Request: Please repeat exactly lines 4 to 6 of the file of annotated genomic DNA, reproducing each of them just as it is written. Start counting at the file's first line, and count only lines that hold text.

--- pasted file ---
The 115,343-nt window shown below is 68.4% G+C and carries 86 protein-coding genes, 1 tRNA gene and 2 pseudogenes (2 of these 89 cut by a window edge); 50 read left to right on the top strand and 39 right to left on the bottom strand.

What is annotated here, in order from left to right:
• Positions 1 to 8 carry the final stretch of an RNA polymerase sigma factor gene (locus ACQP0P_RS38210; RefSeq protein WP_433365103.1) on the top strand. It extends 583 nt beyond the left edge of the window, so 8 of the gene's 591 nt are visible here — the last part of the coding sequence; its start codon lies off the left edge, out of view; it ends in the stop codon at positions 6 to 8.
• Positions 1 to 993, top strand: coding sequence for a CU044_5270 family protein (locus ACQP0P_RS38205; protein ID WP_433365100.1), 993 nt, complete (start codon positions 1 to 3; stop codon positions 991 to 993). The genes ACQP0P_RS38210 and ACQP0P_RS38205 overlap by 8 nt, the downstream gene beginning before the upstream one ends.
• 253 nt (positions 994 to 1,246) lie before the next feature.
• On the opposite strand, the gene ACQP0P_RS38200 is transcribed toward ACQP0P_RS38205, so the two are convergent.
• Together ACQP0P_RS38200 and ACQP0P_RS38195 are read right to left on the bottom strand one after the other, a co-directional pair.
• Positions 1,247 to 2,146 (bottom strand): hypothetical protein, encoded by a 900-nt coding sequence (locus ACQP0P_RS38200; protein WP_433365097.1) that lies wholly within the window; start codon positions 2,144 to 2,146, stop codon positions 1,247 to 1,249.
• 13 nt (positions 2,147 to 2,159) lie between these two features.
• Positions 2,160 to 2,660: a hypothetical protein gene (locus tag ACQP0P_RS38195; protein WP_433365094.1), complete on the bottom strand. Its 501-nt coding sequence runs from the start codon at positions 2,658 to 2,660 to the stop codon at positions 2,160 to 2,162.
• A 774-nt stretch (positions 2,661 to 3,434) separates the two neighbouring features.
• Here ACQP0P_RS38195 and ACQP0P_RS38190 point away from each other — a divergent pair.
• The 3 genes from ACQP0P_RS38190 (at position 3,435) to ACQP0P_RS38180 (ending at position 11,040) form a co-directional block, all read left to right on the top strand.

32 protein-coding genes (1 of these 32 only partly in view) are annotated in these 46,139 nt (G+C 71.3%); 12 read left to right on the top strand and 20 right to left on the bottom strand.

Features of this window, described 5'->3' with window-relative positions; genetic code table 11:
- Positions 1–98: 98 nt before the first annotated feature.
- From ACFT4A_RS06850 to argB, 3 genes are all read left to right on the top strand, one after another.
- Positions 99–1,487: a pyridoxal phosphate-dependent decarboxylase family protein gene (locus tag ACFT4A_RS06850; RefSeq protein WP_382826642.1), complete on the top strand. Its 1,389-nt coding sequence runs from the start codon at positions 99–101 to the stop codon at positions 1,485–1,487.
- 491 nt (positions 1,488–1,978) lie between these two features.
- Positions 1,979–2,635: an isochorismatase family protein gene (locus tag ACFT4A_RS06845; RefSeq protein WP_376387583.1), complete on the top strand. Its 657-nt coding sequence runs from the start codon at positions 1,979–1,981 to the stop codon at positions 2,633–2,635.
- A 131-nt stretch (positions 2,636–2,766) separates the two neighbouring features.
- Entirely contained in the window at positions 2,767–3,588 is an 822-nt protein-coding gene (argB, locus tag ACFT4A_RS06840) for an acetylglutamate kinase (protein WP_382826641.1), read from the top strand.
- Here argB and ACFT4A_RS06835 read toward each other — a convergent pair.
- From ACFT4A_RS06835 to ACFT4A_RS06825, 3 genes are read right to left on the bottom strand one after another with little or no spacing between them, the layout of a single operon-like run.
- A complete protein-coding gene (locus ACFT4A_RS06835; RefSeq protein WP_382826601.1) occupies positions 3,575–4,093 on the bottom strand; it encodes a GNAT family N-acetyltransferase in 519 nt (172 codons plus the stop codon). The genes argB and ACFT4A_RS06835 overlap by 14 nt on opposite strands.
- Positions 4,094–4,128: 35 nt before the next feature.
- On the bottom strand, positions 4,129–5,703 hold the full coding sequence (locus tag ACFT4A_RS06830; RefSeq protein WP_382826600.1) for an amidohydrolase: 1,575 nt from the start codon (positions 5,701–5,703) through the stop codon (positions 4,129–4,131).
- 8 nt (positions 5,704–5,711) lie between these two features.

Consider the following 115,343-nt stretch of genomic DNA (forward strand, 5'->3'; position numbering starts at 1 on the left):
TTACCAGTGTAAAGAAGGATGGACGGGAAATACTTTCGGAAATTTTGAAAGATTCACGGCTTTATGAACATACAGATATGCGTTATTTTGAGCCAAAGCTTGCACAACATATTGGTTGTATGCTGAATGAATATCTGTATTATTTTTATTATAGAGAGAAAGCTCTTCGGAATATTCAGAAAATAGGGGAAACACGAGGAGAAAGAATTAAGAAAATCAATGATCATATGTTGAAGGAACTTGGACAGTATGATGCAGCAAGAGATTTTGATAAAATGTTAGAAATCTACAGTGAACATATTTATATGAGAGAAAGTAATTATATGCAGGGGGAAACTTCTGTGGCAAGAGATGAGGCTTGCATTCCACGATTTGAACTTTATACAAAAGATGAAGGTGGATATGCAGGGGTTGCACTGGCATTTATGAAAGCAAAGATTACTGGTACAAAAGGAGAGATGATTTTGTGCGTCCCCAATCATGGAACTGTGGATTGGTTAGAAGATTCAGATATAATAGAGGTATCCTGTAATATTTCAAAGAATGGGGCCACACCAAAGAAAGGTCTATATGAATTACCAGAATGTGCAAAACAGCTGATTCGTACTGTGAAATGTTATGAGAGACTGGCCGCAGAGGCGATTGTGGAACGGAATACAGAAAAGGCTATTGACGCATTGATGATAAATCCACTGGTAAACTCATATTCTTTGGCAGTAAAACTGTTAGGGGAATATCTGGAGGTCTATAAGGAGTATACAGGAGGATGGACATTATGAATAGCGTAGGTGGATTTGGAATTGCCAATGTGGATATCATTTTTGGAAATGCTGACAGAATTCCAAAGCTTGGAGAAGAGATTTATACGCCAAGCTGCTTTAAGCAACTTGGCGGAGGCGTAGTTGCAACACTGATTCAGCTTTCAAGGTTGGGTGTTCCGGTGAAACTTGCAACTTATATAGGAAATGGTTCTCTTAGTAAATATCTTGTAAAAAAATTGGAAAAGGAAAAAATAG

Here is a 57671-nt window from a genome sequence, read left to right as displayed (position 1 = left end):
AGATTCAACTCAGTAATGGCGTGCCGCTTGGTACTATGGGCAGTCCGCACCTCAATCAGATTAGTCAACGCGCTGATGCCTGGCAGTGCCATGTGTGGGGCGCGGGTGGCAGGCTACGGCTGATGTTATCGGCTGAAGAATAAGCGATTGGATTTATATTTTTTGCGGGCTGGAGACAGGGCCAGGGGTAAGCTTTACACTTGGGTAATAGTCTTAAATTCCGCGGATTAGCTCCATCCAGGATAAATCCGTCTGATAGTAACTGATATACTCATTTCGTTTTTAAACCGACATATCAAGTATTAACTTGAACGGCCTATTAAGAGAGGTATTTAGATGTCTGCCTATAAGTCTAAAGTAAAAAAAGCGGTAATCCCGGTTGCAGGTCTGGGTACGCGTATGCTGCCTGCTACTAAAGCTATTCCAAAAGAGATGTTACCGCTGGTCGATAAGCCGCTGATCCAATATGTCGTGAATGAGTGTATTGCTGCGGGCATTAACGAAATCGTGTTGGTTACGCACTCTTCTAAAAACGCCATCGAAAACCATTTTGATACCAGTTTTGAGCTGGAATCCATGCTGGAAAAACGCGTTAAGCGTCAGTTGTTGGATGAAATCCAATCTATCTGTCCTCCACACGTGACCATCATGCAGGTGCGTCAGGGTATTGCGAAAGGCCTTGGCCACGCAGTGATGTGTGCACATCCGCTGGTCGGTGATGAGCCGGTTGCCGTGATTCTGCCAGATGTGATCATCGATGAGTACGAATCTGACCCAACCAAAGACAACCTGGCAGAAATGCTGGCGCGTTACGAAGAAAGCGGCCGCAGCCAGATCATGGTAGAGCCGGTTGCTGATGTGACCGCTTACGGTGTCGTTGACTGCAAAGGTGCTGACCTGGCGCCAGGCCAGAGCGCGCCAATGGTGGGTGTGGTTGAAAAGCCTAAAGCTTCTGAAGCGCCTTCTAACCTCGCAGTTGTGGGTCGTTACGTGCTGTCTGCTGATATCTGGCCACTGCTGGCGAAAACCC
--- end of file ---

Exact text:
• Positions 1 to 993, top strand: coding sequence for a CU044_5270 family protein (locus ACQP0P_RS38205; protein ID WP_433365100.1), 993 nt, complete (start codon positions 1 to 3; stop codon positions 991 to 993). The genes ACQP0P_RS38210 and ACQP0P_RS38205 overlap by 8 nt, the downstream gene beginning before the upstream one ends.
• 253 nt (positions 994 to 1,246) lie before the next feature.
• On the opposite strand, the gene ACQP0P_RS38200 is transcribed toward ACQP0P_RS38205, so the two are convergent.